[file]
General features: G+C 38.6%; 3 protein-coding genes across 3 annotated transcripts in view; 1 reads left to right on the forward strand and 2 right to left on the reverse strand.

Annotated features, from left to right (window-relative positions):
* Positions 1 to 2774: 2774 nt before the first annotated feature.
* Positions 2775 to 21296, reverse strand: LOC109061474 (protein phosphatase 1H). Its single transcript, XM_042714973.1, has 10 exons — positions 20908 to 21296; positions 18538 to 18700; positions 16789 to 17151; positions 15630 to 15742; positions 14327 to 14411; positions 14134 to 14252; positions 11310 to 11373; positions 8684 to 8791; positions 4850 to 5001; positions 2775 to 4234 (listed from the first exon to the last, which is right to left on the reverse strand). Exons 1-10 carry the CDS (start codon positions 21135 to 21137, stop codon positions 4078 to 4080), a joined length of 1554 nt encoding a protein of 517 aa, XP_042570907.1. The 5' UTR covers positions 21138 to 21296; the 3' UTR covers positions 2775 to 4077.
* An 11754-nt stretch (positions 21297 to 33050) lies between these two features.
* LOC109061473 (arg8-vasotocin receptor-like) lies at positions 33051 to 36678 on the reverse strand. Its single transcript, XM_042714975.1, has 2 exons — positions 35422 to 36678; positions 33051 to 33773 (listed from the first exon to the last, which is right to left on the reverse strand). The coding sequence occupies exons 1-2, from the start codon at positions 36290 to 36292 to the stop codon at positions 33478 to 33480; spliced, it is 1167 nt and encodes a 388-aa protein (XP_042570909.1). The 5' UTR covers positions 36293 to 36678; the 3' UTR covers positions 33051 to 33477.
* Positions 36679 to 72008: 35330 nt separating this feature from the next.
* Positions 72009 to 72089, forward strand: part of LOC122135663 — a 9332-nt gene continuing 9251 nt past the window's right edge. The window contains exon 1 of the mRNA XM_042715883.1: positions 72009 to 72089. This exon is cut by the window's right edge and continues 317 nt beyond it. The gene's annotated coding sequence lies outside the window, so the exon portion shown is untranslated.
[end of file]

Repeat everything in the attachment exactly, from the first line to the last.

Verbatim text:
General features: G+C 38.6%; 3 protein-coding genes across 3 annotated transcripts in view; 1 reads left to right on the forward strand and 2 right to left on the reverse strand.

Annotated features, from left to right (window-relative positions):
* Positions 1 to 2774: 2774 nt before the first annotated feature.
* Positions 2775 to 21296, reverse strand: LOC109061474 (protein phosphatase 1H). Its single transcript, XM_042714973.1, has 10 exons — positions 20908 to 21296; positions 18538 to 18700; positions 16789 to 17151; positions 15630 to 15742; positions 14327 to 14411; positions 14134 to 14252; positions 11310 to 11373; positions 8684 to 8791; positions 4850 to 5001; positions 2775 to 4234 (listed from the first exon to the last, which is right to left on the reverse strand). Exons 1-10 carry the CDS (start codon positions 21135 to 21137, stop codon positions 4078 to 4080), a joined length of 1554 nt encoding a protein of 517 aa, XP_042570907.1. The 5' UTR covers positions 21138 to 21296; the 3' UTR covers positions 2775 to 4077.
* An 11754-nt stretch (positions 21297 to 33050) lies between these two features.
* LOC109061473 (arg8-vasotocin receptor-like) lies at positions 33051 to 36678 on the reverse strand. Its single transcript, XM_042714975.1, has 2 exons — positions 35422 to 36678; positions 33051 to 33773 (listed from the first exon to the last, which is right to left on the reverse strand). The coding sequence occupies exons 1-2, from the start codon at positions 36290 to 36292 to the stop codon at positions 33478 to 33480; spliced, it is 1167 nt and encodes a 388-aa protein (XP_042570909.1). The 5' UTR covers positions 36293 to 36678; the 3' UTR covers positions 33051 to 33477.
* Positions 36679 to 72008: 35330 nt separating this feature from the next.
* Positions 72009 to 72089, forward strand: part of LOC122135663 — a 9332-nt gene continuing 9251 nt past the window's right edge. The window contains exon 1 of the mRNA XM_042715883.1: positions 72009 to 72089. This exon is cut by the window's right edge and continues 317 nt beyond it. The gene's annotated coding sequence lies outside the window, so the exon portion shown is untranslated.